Once upon a time, New York was a melting pot of designers, poets, writers, and performers who mingled with whoever would lend an ear. These days, it’s rare to go to a restaurant where the host exists to foster an environment of equality and introduction. But on an unassuming street that rubs shoulders with the West Side Highway, behind a heavy velvet curtain, a nightlight impresario named Patrick Duffy—an Adonis-like figure with wavy dark hair and Steven Tyler lips—and a cast of fellow artists and muses, is doing just that.
Called Boutique Eat Shop, or B.E.S., Duffy’s eclectic little space is producing evenings in New York that would do the creative minds of earlier generations proud. A refreshing addition to a sea of ho-hum Manhattan experiences, I was bitten by the B.E.S. bug as soon as I entered. The space itself is half-gallery, half restaurant. The exposed brick is chock-full of photographs, paintings, and multimedia exhibits. The back wall (looking into the kitchen) is an impressive architectural model that is part plantation, part dollhouse, while the black subway tiles in the back have been scrawled over with Patti Smith quotes. The banquettes are velvet, and the bar boasts drinks in honor of Elizabeth Taylor (White Diamonds, Passion; $15). Obviously, B.E.S. is in Chelsea.
On entry, our host swept us to our table, dance-hopping most of the way. The music at B.E.S. adds to the room’s electricity; it’s Duffy on his laptop. Sometimes, he’s shining a spotlight on himself as he lip-syncs ‘Bette Davis Eyes’; at other moments, he’s curating the perfect segue from Michael Jackson to Scissor Sisters to Boney M. Once he finds the right groove, he slips out from the behind the bar, and sidles up to his diners. He table hops, introducing one to another, never stopping to worry about social circles or six degrees. If you’re inside B.E.S., you’re part of the crew. As Duffy would attest, this is the way great synergies happen—the simple meeting of different kinds of people.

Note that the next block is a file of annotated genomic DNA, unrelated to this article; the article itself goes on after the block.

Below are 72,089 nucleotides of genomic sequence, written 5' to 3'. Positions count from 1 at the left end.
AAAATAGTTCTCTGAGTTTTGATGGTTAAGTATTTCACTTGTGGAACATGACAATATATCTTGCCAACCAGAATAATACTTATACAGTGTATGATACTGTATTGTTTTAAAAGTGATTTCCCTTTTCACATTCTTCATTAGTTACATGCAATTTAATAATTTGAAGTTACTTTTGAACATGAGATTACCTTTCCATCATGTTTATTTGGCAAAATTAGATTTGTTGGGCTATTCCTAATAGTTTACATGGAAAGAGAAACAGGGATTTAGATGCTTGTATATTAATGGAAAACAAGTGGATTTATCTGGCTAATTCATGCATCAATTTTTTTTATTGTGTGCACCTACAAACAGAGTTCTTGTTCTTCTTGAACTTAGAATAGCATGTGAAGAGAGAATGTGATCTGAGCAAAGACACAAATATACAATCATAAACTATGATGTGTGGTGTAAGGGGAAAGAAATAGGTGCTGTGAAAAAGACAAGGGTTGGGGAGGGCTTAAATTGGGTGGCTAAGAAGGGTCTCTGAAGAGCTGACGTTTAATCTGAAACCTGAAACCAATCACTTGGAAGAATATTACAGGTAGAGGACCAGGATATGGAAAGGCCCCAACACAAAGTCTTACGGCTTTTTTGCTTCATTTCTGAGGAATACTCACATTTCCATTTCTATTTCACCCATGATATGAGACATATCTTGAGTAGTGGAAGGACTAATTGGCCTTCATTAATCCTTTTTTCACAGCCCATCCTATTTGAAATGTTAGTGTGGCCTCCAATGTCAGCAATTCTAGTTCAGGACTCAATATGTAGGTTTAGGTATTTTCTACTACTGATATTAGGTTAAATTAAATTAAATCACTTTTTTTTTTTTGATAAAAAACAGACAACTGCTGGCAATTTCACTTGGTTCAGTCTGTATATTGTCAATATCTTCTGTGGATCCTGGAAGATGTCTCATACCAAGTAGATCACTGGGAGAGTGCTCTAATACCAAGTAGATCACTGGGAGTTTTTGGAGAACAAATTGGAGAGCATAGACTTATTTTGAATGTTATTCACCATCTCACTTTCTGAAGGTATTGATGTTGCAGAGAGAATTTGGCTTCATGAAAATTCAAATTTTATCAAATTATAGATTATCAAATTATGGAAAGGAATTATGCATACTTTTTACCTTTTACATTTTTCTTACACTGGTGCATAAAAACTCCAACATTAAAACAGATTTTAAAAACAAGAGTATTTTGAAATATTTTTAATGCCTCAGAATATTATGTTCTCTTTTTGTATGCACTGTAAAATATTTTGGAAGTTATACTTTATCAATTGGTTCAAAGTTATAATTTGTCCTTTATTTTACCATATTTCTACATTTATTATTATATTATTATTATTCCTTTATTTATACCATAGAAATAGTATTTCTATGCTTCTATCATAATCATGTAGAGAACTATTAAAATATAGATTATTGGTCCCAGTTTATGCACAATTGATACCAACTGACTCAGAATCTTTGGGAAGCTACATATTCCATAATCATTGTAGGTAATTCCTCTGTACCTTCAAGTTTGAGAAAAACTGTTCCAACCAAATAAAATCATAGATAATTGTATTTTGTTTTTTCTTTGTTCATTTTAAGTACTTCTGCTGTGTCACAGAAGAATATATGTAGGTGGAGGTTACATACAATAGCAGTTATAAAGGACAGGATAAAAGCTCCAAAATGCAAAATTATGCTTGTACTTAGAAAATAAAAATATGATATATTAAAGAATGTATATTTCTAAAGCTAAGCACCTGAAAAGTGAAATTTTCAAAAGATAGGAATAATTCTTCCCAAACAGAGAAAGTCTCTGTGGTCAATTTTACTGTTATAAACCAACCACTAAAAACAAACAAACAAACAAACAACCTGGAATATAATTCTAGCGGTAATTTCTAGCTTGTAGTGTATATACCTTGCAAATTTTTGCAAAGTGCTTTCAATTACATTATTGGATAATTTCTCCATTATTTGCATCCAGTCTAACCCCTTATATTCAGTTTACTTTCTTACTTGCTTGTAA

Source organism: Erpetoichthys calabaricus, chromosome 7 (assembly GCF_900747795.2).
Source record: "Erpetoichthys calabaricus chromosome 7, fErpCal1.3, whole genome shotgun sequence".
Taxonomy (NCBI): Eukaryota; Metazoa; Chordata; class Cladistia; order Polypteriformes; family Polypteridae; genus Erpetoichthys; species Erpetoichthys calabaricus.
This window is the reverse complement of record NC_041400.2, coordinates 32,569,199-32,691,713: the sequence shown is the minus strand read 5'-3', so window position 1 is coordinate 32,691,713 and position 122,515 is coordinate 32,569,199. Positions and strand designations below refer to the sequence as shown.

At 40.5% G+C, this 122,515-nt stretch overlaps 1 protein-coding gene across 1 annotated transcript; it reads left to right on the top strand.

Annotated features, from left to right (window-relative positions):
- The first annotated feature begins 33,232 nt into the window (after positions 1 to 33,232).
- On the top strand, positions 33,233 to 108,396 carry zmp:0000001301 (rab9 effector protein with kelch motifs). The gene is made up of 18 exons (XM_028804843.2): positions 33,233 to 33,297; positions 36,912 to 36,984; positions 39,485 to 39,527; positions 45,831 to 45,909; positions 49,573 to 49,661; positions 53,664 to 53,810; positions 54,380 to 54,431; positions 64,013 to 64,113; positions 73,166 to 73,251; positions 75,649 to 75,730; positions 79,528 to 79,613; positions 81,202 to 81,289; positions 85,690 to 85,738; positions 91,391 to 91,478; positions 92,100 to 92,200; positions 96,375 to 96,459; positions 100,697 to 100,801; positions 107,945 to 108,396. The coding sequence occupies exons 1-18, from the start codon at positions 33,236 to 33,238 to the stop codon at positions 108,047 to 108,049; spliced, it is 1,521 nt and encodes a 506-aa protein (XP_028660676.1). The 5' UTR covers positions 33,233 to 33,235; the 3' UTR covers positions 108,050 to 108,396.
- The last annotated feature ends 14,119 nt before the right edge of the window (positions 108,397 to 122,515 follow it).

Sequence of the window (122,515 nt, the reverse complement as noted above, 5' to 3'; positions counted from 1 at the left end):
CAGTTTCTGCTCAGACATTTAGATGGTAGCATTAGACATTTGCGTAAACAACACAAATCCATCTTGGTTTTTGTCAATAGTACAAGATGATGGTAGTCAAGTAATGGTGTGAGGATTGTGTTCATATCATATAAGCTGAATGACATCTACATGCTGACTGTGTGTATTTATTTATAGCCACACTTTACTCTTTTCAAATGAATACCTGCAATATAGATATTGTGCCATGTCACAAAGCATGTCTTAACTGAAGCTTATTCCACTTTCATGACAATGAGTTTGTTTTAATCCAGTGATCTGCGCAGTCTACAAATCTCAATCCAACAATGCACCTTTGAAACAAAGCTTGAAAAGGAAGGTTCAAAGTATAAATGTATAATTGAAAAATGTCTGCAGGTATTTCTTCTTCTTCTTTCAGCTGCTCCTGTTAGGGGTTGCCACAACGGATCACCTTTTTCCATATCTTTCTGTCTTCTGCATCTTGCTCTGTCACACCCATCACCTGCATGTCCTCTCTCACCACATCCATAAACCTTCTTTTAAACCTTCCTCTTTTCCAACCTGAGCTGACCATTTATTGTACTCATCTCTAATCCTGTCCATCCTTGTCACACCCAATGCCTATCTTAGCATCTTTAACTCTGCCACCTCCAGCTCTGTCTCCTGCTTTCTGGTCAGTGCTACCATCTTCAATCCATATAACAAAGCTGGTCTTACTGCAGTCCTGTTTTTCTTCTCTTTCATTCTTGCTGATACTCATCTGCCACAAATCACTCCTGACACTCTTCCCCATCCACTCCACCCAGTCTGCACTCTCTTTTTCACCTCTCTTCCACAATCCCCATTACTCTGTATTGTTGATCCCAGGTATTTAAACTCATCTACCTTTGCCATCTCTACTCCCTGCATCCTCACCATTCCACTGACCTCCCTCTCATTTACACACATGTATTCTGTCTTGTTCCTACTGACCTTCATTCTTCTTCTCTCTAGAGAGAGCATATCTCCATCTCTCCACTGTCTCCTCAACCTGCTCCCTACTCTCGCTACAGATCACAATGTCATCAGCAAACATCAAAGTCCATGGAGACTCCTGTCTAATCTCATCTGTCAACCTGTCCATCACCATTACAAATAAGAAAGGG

On a recent trip to B.E.S., Duffy introduced me to Columbia University’s head of dance and his wife, a stockbroker regular who lived around the corner, and the many artist friends who contributed pieces to the space (all for sale or on loan from local galleries). B.E.S. is a glossy space doing raw things, so it follows that a portion of everything sold, (including the Liz Taylor drinks) goes to charity. When we got around to perusing the menu, much grabbed our attention. After a good debate that tried the patience of our server, we started with a Seared Ahi Tuna with Apple, Watercress and a Peanut Dressing ($18), and a Tiger Shrimp and Scallop Risotto ($18), though the Artichoke & Chestnut Dip ($14) was a contender until the last possible minute. Both were excellent, especially the tuna which was a perfect shade of rare. For entrees, we went with the Ginger Crusted Snapper with Yellow Corn & Peanut Miso Dressing ($28), a light dish that teased to summer. The other standout was the Lamb Chops with Thyme Polenta. Desserts are slim, but the Molten Lava Cake ($8) was worth the extra 15-minute wait. In the interim, we ordered up another round of drinks.
By the end of the night, my upcoming week’s dance card was full: an early reading of my waiter’s play, a Bukowski tribute at B.E.S., a nearby gallery opening. Dancing to Sylvester, downing White Diamonds (Sancerre and Elderflower), and being twirled by the nearest suitor, I laughed at the perceived arc of my night. I thought I was merely going out to dinner.
Raw in talent, polished in décor, cutting edge all around, before it passes you by (or the ropes go up), check out the very fabulous Boutique Eat Shop. Here’s to one of the better dining and nightlife experiences I’ve had in a while.
And, of course, to Liz.